China’s most popular boxers
In the world of boxing, China is not known for the most part of the boxing history to be a powerhouse, despite having its beginnings in the 1920s when it was first fought on the streets of Shanghai and Guangzhou, which were the country’s premier port cities.
Because of its violent and western nature, the xenophobic Mao banned the sport as he put China into isolation.
Since its ban was lifted in 1986, the sport only made its mainstream consciousness in the new millennium, when they won at least a medal in the past five Olympic games, and subsequently came of age in Beijing, where they won a pair of golds that opened the gates.
Here, we go and look at the most popular pugilist of the so-called Sleeping Giant that went awake.
The flyweight is no doubt the most popular Chinese boxer, and the country owes him a huge favor in making boxing a mainstream sport there.
He first burst through to the amateur scene with his light-flyweight bronze in Athens in 2004, but his highlight came four years later at home in Beijing, and repeated it in 2012, capping off that aspect of his career where he included three AIBA World titles to his name.
“The Fists of Gold” turned pro after London, and it was a memorable one considering it was brief (9-2, 2 KOs) as he won the vacant WBO flyweight belt in 2016 with a repeat unanimous decision win over Thailand’s Prasitsak Phaprom.
A native of Fuzhou and a son of a baker, the featherweight had risen to the ranks to contend for the belts, and his aggressive style endeared to the fight fans as he was nicknamed “Monster” (18-3, 3 KOs) for his all-guns-blazing attitude from the opening bell.
In 2019, Xu took down Puerto Rico’s Jesus Rojas to claim the World Boxing Association (WBA) title in a unanimous decision, making him the third Chinese boxing world champion, but after two defenses he conceded it to Leigh Wood after a last-round stoppage in 2021.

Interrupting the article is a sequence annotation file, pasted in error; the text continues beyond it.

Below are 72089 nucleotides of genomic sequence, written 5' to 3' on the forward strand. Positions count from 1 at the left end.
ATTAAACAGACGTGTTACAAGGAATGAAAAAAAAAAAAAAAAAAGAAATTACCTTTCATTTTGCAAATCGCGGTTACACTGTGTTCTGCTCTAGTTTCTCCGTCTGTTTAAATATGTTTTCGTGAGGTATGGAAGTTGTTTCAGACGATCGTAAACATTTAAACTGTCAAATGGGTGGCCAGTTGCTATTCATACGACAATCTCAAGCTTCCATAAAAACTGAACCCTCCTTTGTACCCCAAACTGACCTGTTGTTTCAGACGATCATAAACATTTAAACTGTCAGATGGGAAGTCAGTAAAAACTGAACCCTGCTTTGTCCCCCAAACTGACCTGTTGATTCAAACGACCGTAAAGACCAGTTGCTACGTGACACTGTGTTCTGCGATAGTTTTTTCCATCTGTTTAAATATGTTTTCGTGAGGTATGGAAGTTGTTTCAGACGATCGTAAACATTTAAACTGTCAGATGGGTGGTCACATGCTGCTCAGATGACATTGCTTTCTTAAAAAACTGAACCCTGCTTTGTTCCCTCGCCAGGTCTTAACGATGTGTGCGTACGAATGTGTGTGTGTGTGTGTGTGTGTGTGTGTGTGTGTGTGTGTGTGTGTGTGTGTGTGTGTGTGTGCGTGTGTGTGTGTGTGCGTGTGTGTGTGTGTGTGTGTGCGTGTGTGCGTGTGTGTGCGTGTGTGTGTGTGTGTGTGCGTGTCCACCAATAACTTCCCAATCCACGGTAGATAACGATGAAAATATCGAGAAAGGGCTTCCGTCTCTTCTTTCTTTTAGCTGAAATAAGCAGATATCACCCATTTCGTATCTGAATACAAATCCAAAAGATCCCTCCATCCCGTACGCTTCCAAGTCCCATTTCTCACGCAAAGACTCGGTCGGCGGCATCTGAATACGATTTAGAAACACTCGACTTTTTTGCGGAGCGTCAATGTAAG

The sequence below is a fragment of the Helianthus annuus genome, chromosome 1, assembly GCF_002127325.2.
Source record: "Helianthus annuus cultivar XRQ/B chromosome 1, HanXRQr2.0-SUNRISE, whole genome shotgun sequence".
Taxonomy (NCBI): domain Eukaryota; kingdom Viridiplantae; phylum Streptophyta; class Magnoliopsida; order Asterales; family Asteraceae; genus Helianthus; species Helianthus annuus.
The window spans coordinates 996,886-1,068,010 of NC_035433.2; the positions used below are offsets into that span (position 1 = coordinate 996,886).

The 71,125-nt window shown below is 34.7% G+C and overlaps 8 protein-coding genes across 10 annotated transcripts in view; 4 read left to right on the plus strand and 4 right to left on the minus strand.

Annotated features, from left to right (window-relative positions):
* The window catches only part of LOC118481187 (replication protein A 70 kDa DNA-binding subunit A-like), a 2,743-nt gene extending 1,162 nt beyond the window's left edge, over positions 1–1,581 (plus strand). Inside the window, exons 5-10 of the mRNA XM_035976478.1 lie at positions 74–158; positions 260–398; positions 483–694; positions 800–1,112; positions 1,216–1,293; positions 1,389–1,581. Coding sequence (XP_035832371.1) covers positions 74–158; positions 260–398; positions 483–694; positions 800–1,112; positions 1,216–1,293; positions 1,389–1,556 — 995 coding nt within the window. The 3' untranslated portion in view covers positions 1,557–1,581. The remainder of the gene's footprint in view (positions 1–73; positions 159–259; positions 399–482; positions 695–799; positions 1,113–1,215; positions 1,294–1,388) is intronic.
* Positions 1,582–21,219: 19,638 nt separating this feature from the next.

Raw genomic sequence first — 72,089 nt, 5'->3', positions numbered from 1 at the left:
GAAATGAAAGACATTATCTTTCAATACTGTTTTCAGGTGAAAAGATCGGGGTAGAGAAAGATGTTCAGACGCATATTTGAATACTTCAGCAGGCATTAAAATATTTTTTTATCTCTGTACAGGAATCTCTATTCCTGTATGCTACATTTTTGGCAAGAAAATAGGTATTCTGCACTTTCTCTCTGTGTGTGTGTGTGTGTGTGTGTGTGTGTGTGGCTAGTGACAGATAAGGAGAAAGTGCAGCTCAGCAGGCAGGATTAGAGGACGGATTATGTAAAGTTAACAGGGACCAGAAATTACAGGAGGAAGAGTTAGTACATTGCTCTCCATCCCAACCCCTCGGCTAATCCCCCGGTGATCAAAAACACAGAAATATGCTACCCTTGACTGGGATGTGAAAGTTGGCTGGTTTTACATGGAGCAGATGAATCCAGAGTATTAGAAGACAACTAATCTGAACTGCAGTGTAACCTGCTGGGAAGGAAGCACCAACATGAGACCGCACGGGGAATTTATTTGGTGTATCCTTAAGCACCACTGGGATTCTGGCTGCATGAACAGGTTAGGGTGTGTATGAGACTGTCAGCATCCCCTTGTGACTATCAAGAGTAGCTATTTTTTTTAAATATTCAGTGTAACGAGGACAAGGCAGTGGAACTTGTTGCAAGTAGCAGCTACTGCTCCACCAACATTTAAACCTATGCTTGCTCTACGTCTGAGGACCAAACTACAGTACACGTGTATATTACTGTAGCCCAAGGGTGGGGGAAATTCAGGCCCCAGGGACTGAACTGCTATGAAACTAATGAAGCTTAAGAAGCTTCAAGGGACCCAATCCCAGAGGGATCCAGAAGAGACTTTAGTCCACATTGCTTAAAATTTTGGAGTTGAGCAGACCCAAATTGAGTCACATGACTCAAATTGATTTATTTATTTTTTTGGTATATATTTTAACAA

“Big Bang” is the heaviest in this list, and he lived up to his moniker owing to his impressive knockout rate on his stellar resume which solidifies his contender status in an already loaded heavyweight division.
A late bloomer to the pros owing to his long amateur career that peaked with his super-heavyweight silver medal run in Beijing 2008, Zhang made up for lost time quite impressively, putting the likes of his former amateur rivals such as Anthony Joshua on notice.
The southpaw lets his lethal left hand do the talking, as he had an impressive knockout rate (19 of his 24 wins), with only a draw to Jerry Forest the lone blemish to what has been already a superb record. At one point of his 22-fight winning streak, he racked up nine straight stoppages.
The lone female on this list, Zhang was the poster girl of Chinese boxing, long before Zou came. And together with Gao Lijun and Wang Yanan have blazed the trail for female Chinese fighters to carve a career on the ring by their world title-winning exploits, whether it was boxing or mixed-martial-arts.
It’s such a shame that Women’s Boxing at the Olympics only came a full decade after her Women’s Amateur World Championship triumph as a bantamweight.
However, that did not dampen her as she won a world title in 2006, outlasting Alicia Ashly as she gets the nod of all three judges to claim the WBC women’s lightweight belt in Chengdu.
After her career ended in 2012, she became part of the Chinese national team, joining their fighters on their corners in the recent Olympics.
Xiong Zhao Zhong
It’s strange that women gave China their first-ever professional world titles faster than men, but that’s the case here as the former coal miner had to do.
Nicknamed the Little Bear, Xiong Zhao Zhong made history in his hometown of Kunming in 2012, outpointing Mexico’s Javier Martínez Resendiz to claim the WBC strawweight belt.
After losing the belt to Oswaldo Novoa two years later, Xiong had his next best shot by taking on Hekkie Buddler to the distance in Monaco only to came up short by the scorecards with the South African’s WBA and IBO belts on the line.
Xiong retired in 2018 after being shut out by Knockout CP Freshmart on the scorecards that turned out to be his swansong, as he failed to take away the Thai’s WBA belt as a challenger.